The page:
With the Stripe gateway it is also very easy to customise the integration to simplify purchasing, from on-page purchases to recuring subscriptions.

It’s also worth offering PayPal as an option at checkout for a couple of reasons. Firstly, it’s a household name that has a fair amount of consumer trust behind it so users may feel reassured by this option. Secondly, it’s an easy way for someone to complete a purchase if they happen not to have a card to hand.

That said, PayPal’s transaction fees do tend to be higher than other processors, so this is something to bear in mind.



3. Finance Options - Buy Now, Pay Later

While interest free credit is by no means new, in the last few years ‘buy now, pay later’ services such as Klarna and ClearPay have skyrocketed. Integrated into the checkout process itself, they present customers with even more choice about how and when they pay. Whether that’s in three instalments or 30 days later, the choice sits with the consumer and that’s quite a powerful thing.

In fact, Klarna claims that its integration at checkout can increase sales by 44% and improve average order value by 68% when the payment is split over four instalments.[i]

These companies are also starting to remove some of the stigma around finance that perhaps held people back from applying in the past. The speed of the credit checks, combined with the increased presence of credit or subscription-style payment plans, whether on cars or TV streaming services have made consumers far more comfortable with the idea of them.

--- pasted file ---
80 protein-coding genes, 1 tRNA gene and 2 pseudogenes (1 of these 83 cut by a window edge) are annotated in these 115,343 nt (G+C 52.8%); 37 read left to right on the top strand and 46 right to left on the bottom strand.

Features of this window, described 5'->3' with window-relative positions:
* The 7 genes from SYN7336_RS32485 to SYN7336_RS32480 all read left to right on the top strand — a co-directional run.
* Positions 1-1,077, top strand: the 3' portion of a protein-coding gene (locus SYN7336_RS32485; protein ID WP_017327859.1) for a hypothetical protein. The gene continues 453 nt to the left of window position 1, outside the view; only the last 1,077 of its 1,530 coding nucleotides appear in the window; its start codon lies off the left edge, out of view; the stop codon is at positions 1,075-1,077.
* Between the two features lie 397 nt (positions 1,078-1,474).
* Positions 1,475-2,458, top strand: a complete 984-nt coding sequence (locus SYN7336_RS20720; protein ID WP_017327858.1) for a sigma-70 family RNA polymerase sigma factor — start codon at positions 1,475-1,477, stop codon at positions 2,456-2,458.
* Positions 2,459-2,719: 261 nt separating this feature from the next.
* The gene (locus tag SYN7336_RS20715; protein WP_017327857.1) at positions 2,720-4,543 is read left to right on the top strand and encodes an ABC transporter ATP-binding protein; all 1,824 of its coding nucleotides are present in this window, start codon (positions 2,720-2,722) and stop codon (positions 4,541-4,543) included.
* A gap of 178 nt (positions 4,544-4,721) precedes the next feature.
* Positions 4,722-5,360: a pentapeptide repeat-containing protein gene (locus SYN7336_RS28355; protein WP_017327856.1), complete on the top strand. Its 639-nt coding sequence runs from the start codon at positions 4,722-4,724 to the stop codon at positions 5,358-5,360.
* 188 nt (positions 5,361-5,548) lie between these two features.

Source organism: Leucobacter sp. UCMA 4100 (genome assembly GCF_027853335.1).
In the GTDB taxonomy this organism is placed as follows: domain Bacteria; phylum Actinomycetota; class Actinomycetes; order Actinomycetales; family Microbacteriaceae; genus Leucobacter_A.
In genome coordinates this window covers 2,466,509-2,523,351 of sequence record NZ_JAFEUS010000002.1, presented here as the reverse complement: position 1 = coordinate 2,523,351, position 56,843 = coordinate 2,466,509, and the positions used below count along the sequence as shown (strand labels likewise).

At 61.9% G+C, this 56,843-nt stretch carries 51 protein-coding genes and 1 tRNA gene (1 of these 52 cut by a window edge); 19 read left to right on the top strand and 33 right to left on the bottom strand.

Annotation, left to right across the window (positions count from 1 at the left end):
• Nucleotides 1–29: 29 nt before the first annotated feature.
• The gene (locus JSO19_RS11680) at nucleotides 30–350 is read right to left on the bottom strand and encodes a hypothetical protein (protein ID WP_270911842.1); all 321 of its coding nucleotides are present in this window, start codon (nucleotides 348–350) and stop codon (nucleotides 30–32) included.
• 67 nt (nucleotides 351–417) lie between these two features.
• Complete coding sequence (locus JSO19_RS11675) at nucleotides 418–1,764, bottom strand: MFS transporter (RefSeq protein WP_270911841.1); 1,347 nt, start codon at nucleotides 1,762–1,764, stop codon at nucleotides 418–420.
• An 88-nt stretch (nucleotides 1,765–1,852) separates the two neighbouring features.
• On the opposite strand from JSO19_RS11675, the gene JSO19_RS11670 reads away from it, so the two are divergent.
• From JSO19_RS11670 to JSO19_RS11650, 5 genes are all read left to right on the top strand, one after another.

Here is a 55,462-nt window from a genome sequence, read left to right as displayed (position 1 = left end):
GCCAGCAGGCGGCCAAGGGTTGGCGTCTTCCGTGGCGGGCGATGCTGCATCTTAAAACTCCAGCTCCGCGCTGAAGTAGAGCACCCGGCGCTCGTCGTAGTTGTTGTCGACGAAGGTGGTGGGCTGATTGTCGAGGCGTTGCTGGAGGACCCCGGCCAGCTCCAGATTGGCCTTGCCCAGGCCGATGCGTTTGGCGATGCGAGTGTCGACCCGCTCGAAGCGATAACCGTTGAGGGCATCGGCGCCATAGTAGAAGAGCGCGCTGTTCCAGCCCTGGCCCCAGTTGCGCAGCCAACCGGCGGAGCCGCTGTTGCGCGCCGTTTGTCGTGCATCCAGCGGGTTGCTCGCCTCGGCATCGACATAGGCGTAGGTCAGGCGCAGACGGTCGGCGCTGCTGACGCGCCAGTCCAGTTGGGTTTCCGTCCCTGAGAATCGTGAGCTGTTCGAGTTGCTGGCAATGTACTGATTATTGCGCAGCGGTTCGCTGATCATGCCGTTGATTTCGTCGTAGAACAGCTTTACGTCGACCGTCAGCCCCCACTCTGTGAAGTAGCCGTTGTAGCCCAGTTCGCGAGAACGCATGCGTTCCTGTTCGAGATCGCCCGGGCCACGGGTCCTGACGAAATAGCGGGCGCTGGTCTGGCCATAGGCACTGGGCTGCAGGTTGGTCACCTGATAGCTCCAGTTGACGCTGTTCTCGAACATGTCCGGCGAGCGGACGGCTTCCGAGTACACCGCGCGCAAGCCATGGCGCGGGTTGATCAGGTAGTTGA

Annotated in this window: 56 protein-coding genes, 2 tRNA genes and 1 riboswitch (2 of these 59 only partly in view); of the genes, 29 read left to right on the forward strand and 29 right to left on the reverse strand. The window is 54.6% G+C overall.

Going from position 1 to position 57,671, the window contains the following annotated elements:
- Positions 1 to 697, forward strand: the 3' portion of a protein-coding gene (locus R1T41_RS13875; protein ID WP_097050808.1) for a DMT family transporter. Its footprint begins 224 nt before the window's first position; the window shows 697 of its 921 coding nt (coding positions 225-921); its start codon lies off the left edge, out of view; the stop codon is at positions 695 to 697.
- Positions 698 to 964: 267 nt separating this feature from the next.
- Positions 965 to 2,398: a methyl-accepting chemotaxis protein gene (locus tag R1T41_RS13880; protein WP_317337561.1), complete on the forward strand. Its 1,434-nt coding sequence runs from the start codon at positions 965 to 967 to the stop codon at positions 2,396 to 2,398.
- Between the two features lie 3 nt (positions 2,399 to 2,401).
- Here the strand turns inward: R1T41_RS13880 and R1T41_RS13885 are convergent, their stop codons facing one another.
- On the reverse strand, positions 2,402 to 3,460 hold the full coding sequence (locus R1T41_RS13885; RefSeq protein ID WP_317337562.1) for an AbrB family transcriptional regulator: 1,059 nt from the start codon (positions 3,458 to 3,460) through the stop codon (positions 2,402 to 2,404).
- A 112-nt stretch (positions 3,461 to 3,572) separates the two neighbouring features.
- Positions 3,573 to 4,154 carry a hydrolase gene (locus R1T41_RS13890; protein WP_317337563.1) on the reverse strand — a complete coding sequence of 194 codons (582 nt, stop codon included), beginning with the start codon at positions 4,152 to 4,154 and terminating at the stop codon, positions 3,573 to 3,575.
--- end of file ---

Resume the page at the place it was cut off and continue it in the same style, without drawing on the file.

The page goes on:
The liability also sits with the credit provider rather than the merchant, which is a huge advantage for smaller companies who are not large enough to offer their own finance.

That said, these options come at a cost to the retailer, with Klarna creaming off 5.4% of the transaction value. It is possible to set a minimum spend for finance options to protect your margins on lower priced stock however, and this also has the added advantage of potentially driving up order value.

An alternative, that comes at no additional cost to the merchant is PayPal Credit, which offers consumers similar terms to Klarna, but at no additional cost to the merchant. It doesn’t integrate as well as Klarna, but it’s a service worth highlighting to your customers if you already offer PayPal as a payment option.